Senator HERBERT HAYS - I do. If the honorable senator were spending a large sum of his own money he would call for competitive prices, and have the work carried out by contract. My experience and that of other honorable senators is that one undoubtedly gets a better result by letting a contract than by having work done by day labour.

I submitted a question the other day relating to the acceptance of tenders for the supply of 120,000 arms for telegraph poles. A tender for stringybark from Tasmania was 7$d. an arm cheaper tha ti the accepted tender, but the PostmasterGeneral's reply to my question was : -

The explanation is due to the difference in class of timber from the point of view of suitability for our special work. The lowest tender was for stringybark, whilst the accepted tender was for jarrah.

Jarrah may be an exceptionally good' timber, but it is extraordinary that the Department of the Postmaster-General should only now have made the discovery that stringybark is unsuitable for arms for telegraph poles.


Senator Sir William Glasgow - The answer does not say that stringy bark is unsuitable.


Senator HERBERT HAYS - I cannot say what the Postmaster-General wishes to infer by the use of the word a "suitability for our special work" Tenders were submitted in the ordinary way for arms for telegraph pole?, and to justify his acceptance of a tender 7½d. an arm dearer than the tender submittedby Tasmanian millers the PostmasterGeneral says that jarrah is more suitable for the department's special work.


Senator Elliott - Does not stringybark split very easily?


Senator HERBERT HAYS - In every part of Australia it is regarded as a wood suitable for special kinds of work. When the Minister for Trade and Customs (Mr. Pratten) was asked to have the duty on soft woods increased he replied that the Tasmanian hardwood was suitable for special work, and he, therefore, thought it was inadvisable to use it for ordinary building purposes. The inference to be gathered from the reply, which was given to my question, is that it is not suitable for the manufacture of telegraph arms, although it has been devoted to that purpose for many years.


Senator Sampson - The Postal Department is paying an additional £3,750 to get jarrah.


Senator HERBERT HAYS - I should like the Minister to inform me whether jarrah is to be used generally throughout Australia, including Tasmania?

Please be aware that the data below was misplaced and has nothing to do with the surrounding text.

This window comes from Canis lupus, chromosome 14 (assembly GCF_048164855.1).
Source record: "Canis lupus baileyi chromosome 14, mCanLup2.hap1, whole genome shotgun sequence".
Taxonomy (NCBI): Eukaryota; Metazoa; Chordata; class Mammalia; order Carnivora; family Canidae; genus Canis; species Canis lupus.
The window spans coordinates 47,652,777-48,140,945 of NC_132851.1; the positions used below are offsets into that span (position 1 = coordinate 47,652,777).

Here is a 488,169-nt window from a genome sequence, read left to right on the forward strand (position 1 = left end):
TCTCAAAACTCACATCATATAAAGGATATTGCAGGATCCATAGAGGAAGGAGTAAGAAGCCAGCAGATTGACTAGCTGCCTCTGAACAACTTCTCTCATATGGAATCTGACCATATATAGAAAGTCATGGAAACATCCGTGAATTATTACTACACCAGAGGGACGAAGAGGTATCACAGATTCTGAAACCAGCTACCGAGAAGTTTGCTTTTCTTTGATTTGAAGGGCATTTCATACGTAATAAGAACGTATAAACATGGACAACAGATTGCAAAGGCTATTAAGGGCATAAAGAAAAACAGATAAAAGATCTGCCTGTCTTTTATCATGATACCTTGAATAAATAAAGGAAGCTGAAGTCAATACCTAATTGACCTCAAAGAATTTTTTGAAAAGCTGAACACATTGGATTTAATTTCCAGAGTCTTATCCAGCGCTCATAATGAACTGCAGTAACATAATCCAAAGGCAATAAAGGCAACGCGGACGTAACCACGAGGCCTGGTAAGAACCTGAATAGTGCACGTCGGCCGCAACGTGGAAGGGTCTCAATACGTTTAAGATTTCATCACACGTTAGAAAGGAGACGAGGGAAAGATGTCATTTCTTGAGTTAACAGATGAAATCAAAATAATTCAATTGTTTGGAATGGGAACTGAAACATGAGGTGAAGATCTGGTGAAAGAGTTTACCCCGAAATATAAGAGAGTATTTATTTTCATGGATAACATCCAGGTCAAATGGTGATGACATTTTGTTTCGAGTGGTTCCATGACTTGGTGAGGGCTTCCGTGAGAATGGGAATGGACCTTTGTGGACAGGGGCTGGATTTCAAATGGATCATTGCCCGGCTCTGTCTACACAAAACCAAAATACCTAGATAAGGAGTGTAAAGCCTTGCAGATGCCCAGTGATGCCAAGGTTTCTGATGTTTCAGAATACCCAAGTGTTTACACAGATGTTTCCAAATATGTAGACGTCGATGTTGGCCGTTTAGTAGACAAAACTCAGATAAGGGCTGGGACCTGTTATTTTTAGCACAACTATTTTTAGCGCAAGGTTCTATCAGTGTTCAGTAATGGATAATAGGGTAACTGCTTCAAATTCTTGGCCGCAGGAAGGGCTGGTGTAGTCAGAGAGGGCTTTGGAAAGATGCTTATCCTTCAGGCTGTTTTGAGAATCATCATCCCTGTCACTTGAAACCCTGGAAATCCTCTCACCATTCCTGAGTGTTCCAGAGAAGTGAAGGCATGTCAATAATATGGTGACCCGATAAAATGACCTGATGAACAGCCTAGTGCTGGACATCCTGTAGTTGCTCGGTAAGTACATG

Provision has been made for an expenditure of £5,700 on civil aviation. In what way is that money to be allocated? I trust that the claims of Tasmania will not be overlooked.

I agree with those who argue that in the raising of new loans the Government ought not to exhaust the resources of the local market. I recognize, of course, that there is a certain amount of surplus money awaiting investment in Australia, and that the policy of making interest payments to our own people has a great deal to commend it; but we must not disregard the tightness of the money market and the difficulty that is experienced by those who are engaged in primary production in obtaining additional capital for further development. Every loan that is raised on the local market by either the Commonwealth or the States must accentuate that position. We should limit our borrowing to the minimum amount necessary. Our interest bill is increasing rapidly, and additional burdens will have to be placed upon taxpayers to enable us to meet our commitments. The Government should as far as possible finance worksout of revenue rather than from loan funds. When money is readily available, there is always the danger that works which are not directly reproductive will be undertaken. The conversion loan that is now on the market will carry a rate of interest substantially higher than what is now being paid. Australia's prosperity depends largely upon primary production, and we should hesitate before placing further burdens upon it.